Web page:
A lot of people who called really just wanted someone to talk to. One guy was a vet who had clearly fallen on hard times. He told me all about his discharge, his felony drug conviction, and how he really wishes he could serve his country again in some capacity. He did not really have a question; I think he just needed to talk to someone. Maybe they should have a chaplain standing by. Anyway, this guy called at the beginning and they actually put him on!

Another woman called in and announced on air that her husband had post-partum depression. I am assuming that she meant post-traumatic stress disorder.

Sadly, there were actually a lot of calls about PTSD --a couple of soldiers, but mostly their wives calling in about services and whatnot.

Really very fascinating stuff. There was one call asking about couples that are dual military and one is deploying immediately after the other. Would they have some time together? An excellent question.

Some questions were serious, others just rambling and hysterical.

At moments, I didn't know how those officers could keep a straight face.

Anyway, I think it is a very useful program the television station and the post offer.

The Name Game, Part II

Thanks to all who address some of your input and comments.

The middle name will most likely be after my Grandma who passed when I was young...either Margaret or Marjorie.

For the first name we had a great list--I think we've thought of every name in existence!

We narrowed down to 200, then to about 20, then to 10, and now to 3.

Don't worry...we are looking for unusual, not weird. We eliminated anything where the pronounciation or spelling would be a major issue (although everyone spells my name differently and I still love it)!

We want names that you've heard of before, and are feminine, but that you don't hear often. Mostly I am looking at names that were popular 1890-1910, but nothing that screams "old lady" (at least not to me and DH).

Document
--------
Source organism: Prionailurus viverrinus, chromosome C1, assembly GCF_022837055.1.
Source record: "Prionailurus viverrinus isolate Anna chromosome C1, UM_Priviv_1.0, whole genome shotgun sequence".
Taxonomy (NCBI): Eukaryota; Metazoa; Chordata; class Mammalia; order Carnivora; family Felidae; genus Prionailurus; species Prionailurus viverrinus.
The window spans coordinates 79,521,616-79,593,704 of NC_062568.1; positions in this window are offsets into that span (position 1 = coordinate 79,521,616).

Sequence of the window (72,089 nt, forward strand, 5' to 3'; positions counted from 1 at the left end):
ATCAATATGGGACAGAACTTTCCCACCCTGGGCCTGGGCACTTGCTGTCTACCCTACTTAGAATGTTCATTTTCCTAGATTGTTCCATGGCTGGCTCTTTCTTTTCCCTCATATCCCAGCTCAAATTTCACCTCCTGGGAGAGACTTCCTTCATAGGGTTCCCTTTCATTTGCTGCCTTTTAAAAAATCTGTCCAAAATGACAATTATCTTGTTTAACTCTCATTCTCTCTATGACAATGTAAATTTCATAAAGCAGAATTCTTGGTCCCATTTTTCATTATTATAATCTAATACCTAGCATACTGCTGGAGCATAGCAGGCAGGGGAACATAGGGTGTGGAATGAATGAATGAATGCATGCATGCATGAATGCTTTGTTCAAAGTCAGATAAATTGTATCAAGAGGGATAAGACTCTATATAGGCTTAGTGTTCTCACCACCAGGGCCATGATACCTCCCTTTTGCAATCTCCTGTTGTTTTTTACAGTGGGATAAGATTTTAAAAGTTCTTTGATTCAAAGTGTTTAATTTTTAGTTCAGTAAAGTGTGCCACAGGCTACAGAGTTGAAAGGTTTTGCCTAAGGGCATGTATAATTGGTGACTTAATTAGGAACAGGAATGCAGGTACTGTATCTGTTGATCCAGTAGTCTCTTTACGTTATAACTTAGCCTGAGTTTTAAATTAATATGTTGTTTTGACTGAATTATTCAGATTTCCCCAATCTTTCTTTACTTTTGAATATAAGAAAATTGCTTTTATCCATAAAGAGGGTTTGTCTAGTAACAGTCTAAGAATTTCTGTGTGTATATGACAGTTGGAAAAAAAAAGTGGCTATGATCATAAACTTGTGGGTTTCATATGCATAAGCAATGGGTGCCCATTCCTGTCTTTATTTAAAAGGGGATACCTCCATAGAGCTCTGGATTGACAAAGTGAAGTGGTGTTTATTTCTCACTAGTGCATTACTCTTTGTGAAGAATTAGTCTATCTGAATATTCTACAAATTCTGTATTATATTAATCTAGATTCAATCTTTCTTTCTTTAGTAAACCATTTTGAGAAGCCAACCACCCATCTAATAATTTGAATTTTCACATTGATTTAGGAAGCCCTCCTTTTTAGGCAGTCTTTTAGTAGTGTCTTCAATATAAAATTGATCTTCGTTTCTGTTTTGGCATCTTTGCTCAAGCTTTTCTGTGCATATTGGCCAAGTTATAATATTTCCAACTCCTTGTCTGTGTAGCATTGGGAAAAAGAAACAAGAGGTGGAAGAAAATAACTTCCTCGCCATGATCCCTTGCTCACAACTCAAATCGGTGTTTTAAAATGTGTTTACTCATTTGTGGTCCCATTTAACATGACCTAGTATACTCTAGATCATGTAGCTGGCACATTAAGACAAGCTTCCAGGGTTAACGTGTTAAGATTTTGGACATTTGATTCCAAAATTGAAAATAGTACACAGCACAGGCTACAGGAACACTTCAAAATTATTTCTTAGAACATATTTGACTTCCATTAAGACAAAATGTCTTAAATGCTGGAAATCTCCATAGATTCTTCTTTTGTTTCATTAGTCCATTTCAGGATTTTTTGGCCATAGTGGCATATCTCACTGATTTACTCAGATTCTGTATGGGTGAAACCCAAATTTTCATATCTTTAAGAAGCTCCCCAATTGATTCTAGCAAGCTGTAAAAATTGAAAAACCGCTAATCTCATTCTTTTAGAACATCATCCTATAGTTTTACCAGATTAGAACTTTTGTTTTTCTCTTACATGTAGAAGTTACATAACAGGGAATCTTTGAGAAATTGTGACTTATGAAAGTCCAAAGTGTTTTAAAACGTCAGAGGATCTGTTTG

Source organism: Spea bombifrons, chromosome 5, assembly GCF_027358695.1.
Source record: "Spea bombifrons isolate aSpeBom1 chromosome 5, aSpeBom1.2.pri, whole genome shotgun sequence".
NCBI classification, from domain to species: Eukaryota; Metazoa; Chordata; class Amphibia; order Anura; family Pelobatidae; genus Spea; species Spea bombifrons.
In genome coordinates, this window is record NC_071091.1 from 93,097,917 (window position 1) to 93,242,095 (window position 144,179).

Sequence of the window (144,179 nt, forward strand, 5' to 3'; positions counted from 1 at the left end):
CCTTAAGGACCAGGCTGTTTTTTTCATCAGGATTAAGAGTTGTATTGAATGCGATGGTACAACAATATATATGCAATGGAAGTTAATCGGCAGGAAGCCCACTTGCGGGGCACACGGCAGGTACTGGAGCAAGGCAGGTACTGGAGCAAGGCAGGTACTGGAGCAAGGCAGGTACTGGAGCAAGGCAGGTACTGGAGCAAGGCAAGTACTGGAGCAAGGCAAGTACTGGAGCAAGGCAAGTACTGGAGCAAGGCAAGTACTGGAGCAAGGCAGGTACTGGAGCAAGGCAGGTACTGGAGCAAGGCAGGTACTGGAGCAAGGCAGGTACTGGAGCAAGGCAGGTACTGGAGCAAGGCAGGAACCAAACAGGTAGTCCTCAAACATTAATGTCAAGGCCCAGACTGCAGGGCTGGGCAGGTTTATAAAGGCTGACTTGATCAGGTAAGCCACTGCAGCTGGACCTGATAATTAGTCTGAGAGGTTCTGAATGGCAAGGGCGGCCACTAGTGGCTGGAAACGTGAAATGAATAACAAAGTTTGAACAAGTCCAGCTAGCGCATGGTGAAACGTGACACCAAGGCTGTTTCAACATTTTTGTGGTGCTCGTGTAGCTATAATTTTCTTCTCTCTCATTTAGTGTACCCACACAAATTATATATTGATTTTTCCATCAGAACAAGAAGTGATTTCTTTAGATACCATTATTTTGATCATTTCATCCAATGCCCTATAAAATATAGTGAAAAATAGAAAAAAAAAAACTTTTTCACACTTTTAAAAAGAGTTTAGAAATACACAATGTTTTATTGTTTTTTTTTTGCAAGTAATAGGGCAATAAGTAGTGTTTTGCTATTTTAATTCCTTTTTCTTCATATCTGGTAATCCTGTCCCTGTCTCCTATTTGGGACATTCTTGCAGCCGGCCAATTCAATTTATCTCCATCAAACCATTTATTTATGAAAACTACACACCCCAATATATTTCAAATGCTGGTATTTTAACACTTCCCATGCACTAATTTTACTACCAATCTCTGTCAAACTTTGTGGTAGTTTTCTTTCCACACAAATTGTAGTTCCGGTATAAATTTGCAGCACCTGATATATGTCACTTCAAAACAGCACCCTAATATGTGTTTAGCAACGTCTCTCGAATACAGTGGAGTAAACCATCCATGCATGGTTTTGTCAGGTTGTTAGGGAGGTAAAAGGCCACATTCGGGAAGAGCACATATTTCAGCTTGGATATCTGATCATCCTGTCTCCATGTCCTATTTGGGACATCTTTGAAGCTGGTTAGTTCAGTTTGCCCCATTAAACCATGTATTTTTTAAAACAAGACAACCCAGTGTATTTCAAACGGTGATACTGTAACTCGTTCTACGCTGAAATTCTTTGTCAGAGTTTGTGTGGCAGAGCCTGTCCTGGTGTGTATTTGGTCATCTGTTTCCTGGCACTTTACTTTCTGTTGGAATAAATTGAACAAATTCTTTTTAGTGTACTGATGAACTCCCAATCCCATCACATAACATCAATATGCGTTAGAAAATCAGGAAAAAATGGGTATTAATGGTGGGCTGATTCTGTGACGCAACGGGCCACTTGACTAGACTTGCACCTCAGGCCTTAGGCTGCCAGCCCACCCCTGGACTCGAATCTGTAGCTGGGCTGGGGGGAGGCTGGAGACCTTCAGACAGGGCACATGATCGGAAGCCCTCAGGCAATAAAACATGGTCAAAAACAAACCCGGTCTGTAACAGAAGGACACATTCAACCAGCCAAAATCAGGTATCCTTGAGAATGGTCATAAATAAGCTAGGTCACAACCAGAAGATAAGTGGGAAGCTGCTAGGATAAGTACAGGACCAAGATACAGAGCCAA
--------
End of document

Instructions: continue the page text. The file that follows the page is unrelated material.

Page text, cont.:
Getting down to our top three was easy. Choosing one from the three is tough.

We have one that is very lovely but has been used recently by a famous couple and I am worried it will become too popular in the next year. DH is leaning towards this one, as is the godfather.

Another sounds elegant and is a nice literary reference--but DH is starting to worry it sounds pretentious. This is the favorite of the godmother and is really calling out to me.

Finally, we have a biblical contender that has a lyrical rhythm but is a little alliterative with our last name. This is the top choice among the grandparents.

Wednesday, May 03, 2006

The Name Game

DH and I are trying to name baby girl--no easy matter long distance. It is hard not being able to stare into his eyes and hear his voice as he says the names.

I am also worried that all the compromising will result in a name neither of us loves.

One of the names we both like seems poised to become very popular...which I would like to avoid.

We both like old-fashioned, feminine names, but I think I am leaning towards the more unusual whereas DH seems to favor the more well-known.

I'm trying not to drive DH too nuts, but I would like to pick a name that we both love. I really like my own name, and I would like to give that gift to my daughter, too!